Adulting is a thing, can we please make Friending one too? Hear me out.
Use case: That embarrassing moment where you think you’re really good at something, and then someone comes along and mercilessly disabuses you of that notion. Painfully so. Blush-inducing. Where you want to run, hide, and eat copious amounts of Nutella.
When the stakes are low, the fall from innocence isn’t that bad. Like landing on a soft, pillow-top mattress from the first story window. Wow, I guess I’m not that good at playing the tuba. I’ll try soccer instead. When the stakes are higher, though, the tumble is much more painful. Think: falling out of a 18th story window only to land on an overused dorm-room mattress. Ouch. This is:
There’s one reality, though, most people are hesitant to confront. This skill is so bedrock to our personal history, has so much potential to shape our lives, that to find out we’re bad at it would be grievous at best. Hence, we appoint ourselves Captain Avoider (check out my cape!) and aggressively look the other way. Have you guessed it? I’m talking about friendship.
This article is for everyone who *thinks* they are a good friend, but deep down, just want some confirmation they are not off base.
1. Good friends notice the little things.
Good friends pay attention. They notice your hair is half an inch shorter. They can tell you’ve been consistently going to that Sunday weight training class. They spot your new jacket and compliment you on it. Noticing the little things requires the other person to take the focus off themselves and give you sustained, individualized attention. Self-absorbed people don’t notice shit about you and they never will, unless, of course, it is in their own self-interest. Good friends don’t have to strain themselves to focus on you. It’s natural, they enjoy it, and as a result, they notice the little things :)
2. Good friends show up.
Good friends show up when you’re in the hospital. They show up to your house 7pm on a Friday night (uninvited, might I add) after a tough breakup with a bottle of wine and a shoulder to cry on. They send you a care package when you’ve been swamped at work and haven’t had a chance to go to the grocery store all week. They show up in the good times also — they come to your cello performance, your housewarming, your dog’s 6th birthday party. Good friends are present & engaged, during both the good times and the bad.
3. Good friends follow-up.
I started a new job this week. Many people in my life knew about it. Not all of them checked in with me to see how it went. It doesn’t mean they are bad people, it just means they are in the *acquaintance* category, not the *good friends* category. Good friends, the really good kind, follow-up. They make a mental note that you had a big event, or something you were nervous/excited about, and then check in within 48 hours to see how it went. It’s a way of looking after those we care about. It communicates:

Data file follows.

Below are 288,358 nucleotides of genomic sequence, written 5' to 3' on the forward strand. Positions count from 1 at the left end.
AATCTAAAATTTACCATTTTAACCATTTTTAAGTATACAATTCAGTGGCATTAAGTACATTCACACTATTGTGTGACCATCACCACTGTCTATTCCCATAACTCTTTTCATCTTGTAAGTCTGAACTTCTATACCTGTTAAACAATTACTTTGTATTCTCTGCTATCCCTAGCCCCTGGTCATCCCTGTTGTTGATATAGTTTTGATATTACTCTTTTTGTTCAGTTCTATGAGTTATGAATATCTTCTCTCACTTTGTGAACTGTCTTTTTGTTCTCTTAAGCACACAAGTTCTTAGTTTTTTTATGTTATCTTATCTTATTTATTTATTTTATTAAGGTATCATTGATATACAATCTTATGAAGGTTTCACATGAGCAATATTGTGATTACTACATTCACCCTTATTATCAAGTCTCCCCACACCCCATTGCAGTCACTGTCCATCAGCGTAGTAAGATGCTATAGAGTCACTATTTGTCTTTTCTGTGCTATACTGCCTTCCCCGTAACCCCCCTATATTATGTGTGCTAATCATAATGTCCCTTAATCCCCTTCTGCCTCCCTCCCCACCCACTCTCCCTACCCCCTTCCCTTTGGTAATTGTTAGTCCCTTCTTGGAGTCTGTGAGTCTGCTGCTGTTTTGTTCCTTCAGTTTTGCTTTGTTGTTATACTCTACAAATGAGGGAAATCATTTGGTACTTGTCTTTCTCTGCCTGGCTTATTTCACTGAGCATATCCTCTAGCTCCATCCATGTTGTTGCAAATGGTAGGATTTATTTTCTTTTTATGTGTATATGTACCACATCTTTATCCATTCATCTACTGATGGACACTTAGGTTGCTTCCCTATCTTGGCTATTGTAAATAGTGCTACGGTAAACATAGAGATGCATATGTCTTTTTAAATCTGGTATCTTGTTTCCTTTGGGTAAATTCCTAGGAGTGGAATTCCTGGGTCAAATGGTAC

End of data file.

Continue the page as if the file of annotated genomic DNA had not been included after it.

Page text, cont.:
4. Good friends are curious & enjoy giving conversational space.
Great conversations are like basketball. I take the ball, dribble it a while, then pass it to you. You take it, you dribble it for a brief period, then pass it back to me. In healthy friendships, there is a back and forth in conversation. Each person has their moment to shine. The trouble comes when one person hogs the ball. Faux friends typically find a way to turn the conversation back to themselves, repeatedly, instead of asking follow up questions & showing interest. Real friends have no problem yielding the conversational floor because they are genuinely curious about getting to know you better.
5. Good friends have ‘old-fashioned’ habits.
Good friends have very few barn-door tendencies. They leave voicemails. They prefer meeting in person and talking on the phone over endless texting. They are respectful to your family. They take their shoes off when they enter your home. When visiting, they bring a bottle of Cabernet, unprompted. They bring flowers to your opening night. Overall, their actions combine effort with thoughtfulness in a way that evokes a homey feeling that warms the soul. They act as if a What Would Cary Grant Dobumper sticker runs their prefrontal cortex. And I’ll be the first to say it — the result is just dashing. ❤
6. Good friends are true to their word.
Flakiness has to be one of the most unattractive qualities of 2019, and I must say, this abomination is growing in voracity, not abetting. It’s tragic too, because dependability is bedrock to deep, lasting friendships. A dependable person is a person of their word. If they say they are going to come to your house on Saturday, they show up. If they say they will be there at 5pm, they arrive at 5pm. If they say they will give you a ride to the airport, they do. They keep their word. Remember: our word is our bond. It’s one of the most influential — and shockingly neglected — aspects of our reputation. When someone meets us, that person is handing us an uncolored sketch titled ‘Can I Depend On You?’ Every interaction thereafter we are coloring in the drawing, answering them with our actions. Based on what we draw, people choose to stay in our lives or move on. High-value people have options. If the choice is between a dependable person and a flaky person (which it often is), self-confident people will pick the dependable person every time.
7. Good friends are three-dimensional.